Numbers Game

Sports are full of numbers. Fans always want to be able to see the scoreboard and pour over box scores in the next day's newspaper. Athletes are judged based on how many home runs they hit or how many touchdowns they rush for. Most noticeable, though, are the numbers that the players wear on their backs.

Why do uniforms have numbers?: Uniforms have numbers so that fans and reporters can easily identify players. Before games were on TV, many sports fans didn't know what their favorite players looked like. When they got to a game, they were able to pick out each player based on the numbers on their jerseys. Football players wore certain numbers based on their position. In football, players who play certain positions on the offensive line are not allowed on certain parts of the field. Based on their numbers, the referees were able to easily identify these players and call penalties. In baseball, teams started wearing uniform numbers in the 1920s. These numbers typically corresponded with the players' spot in the batting order. The leadoff hitter would wear number 1, the second hitter would wear number 2, and so on.

Superstitions: Today, many athletes at all levels can be very picky about what numbers they wear. Many athletes consider certain numbers lucky, and continue to wear them every season. For this same reason, many players avoid wearing number 13. Players consider the number unlucky and don't want to wear it. Athletes will sometimes honor their heroes by wearing their numbers. LeBron James grew up wearing number 23 because of Michael Jordan. James still wears 23 to this day.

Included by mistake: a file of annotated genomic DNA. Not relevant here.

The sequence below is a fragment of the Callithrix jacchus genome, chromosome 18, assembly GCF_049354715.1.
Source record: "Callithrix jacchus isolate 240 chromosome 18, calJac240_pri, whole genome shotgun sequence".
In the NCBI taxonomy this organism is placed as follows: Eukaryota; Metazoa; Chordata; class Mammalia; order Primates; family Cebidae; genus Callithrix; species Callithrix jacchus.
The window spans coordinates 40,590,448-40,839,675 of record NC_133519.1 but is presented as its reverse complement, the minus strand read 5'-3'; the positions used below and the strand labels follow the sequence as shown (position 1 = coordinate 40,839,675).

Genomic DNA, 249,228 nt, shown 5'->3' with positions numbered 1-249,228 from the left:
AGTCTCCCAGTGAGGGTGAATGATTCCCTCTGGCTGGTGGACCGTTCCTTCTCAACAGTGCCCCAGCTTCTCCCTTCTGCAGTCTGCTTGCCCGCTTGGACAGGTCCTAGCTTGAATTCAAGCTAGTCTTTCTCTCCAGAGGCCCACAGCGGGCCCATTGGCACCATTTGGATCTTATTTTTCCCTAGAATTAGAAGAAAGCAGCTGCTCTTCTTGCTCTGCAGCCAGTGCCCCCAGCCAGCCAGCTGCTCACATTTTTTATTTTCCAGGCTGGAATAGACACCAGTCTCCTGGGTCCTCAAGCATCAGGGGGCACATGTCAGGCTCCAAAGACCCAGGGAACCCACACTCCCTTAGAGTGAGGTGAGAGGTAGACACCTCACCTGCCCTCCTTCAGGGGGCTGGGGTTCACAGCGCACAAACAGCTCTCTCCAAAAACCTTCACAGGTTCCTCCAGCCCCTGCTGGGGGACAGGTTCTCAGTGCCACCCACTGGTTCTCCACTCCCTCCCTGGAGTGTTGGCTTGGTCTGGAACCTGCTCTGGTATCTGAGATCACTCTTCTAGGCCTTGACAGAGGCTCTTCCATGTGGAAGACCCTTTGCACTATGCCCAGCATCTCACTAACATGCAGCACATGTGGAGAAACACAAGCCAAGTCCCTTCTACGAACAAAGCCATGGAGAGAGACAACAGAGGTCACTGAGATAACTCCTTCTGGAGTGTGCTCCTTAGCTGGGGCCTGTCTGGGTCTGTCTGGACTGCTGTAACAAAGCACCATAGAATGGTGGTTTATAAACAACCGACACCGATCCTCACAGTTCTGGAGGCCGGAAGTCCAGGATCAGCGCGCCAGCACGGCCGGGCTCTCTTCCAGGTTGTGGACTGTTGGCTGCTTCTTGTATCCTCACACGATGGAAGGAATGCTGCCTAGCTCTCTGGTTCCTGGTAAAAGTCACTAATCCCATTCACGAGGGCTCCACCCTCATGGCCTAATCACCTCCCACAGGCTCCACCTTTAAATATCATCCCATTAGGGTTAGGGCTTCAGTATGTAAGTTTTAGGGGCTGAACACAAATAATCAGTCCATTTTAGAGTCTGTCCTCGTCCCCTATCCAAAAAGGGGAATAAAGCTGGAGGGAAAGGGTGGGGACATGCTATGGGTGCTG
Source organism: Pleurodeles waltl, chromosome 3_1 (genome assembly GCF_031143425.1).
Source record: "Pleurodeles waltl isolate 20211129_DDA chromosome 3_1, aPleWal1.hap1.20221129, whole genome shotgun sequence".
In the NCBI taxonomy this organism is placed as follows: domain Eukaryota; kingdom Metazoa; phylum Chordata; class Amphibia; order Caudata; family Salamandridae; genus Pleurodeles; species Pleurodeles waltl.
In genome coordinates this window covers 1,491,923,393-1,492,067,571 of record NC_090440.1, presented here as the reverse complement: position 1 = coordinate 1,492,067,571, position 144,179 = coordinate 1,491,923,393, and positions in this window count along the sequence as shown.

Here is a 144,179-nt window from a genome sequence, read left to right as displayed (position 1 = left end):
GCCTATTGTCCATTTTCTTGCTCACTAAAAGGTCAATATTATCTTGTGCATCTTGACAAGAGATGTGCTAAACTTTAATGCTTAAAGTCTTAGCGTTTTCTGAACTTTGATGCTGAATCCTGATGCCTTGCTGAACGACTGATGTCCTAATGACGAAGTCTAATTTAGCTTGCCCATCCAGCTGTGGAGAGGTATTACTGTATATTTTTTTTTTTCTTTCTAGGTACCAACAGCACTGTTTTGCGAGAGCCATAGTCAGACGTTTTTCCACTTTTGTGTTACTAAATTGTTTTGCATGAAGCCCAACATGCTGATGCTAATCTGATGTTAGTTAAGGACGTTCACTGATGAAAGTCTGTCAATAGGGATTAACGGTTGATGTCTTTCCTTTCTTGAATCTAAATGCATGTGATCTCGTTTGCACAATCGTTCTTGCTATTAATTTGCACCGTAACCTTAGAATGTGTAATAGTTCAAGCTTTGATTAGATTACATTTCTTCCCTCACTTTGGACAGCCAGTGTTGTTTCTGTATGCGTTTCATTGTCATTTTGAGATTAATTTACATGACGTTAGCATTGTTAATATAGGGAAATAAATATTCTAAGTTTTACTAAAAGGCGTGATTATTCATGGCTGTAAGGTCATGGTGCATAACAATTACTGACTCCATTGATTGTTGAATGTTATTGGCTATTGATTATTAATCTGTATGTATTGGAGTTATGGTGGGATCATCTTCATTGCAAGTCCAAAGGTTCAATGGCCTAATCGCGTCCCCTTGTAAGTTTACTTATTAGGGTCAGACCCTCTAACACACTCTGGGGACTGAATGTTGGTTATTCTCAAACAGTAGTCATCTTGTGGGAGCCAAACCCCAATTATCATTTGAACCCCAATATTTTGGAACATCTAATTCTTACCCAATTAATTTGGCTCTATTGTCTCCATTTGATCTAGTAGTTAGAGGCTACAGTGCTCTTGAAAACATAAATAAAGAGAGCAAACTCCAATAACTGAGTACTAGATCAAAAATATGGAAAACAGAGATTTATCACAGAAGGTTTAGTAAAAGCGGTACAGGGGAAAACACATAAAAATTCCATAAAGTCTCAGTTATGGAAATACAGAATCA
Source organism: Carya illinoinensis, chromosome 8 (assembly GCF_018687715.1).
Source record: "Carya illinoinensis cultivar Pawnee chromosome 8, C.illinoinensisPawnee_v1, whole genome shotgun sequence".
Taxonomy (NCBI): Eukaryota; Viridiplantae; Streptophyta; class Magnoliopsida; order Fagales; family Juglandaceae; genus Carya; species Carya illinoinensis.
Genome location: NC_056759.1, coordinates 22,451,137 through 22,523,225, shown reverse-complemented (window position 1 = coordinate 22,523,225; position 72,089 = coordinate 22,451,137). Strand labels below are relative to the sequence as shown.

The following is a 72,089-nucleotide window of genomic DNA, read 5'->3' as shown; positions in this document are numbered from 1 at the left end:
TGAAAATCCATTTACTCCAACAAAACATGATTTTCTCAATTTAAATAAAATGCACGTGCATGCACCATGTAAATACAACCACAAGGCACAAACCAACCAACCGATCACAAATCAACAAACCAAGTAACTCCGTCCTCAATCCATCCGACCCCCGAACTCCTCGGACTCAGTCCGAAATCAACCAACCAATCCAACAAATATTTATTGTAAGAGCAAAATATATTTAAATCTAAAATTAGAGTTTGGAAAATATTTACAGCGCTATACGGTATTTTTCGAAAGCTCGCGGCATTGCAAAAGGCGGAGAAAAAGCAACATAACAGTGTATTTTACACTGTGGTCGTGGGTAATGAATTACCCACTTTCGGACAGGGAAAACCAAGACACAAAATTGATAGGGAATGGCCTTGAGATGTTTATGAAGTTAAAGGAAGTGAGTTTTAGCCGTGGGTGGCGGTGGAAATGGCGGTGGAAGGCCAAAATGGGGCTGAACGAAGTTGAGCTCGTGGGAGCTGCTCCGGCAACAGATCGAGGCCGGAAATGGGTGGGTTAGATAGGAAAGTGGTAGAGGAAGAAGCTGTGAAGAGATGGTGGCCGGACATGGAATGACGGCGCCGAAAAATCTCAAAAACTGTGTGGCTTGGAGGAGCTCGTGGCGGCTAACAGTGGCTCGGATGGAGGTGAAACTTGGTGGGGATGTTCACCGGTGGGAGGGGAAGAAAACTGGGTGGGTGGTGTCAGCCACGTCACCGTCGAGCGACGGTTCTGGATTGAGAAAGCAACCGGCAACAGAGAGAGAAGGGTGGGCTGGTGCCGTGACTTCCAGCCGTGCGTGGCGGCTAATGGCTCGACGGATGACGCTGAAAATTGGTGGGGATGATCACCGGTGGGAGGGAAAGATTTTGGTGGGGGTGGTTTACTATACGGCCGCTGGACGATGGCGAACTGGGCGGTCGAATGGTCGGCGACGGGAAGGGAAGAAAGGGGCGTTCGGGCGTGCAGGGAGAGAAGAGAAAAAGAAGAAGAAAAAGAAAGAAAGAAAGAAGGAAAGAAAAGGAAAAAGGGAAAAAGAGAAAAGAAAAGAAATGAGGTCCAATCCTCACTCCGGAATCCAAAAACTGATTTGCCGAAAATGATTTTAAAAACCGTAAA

Famous numbers: Some players wear numbers for so long that they become a part of the player. Great players not only become famous themselves, but can make their numbers famous. When hockey fans hear the number 99, they immediately think of Wayne Gretzky. In pro basketball, No. 23 will always be associated with Michael Jordan. Jackie Robinson's 42 is one of the most important numbers in baseball. Most football fans remember that Lawrence Taylor wore number 56 with the New York Giants and John Elway wore number 7 with the Denver Broncos.

Retired numbers: If a team wants to honor a former player, sometimes it will retire the player's number. This means that no one on that team can ever wear that number again. The New York Yankees have retired many numbers, including great players like Babe Ruth (3), Lou Gehrig (4), Joe DiMaggio (5), Mickey Mantle (7) and Yogi Berra (8). The Boston Celtics also have a large amount of retired numbers, including Larry Bird (33), Kevin McHale (32) and Bob Cousy (14).

Uniform numbers have become an important part of the sports world. From Little League to the big leagues and from Pop Warner to the NFL, just about every athlete competes with a number on their back. And they all mean something!

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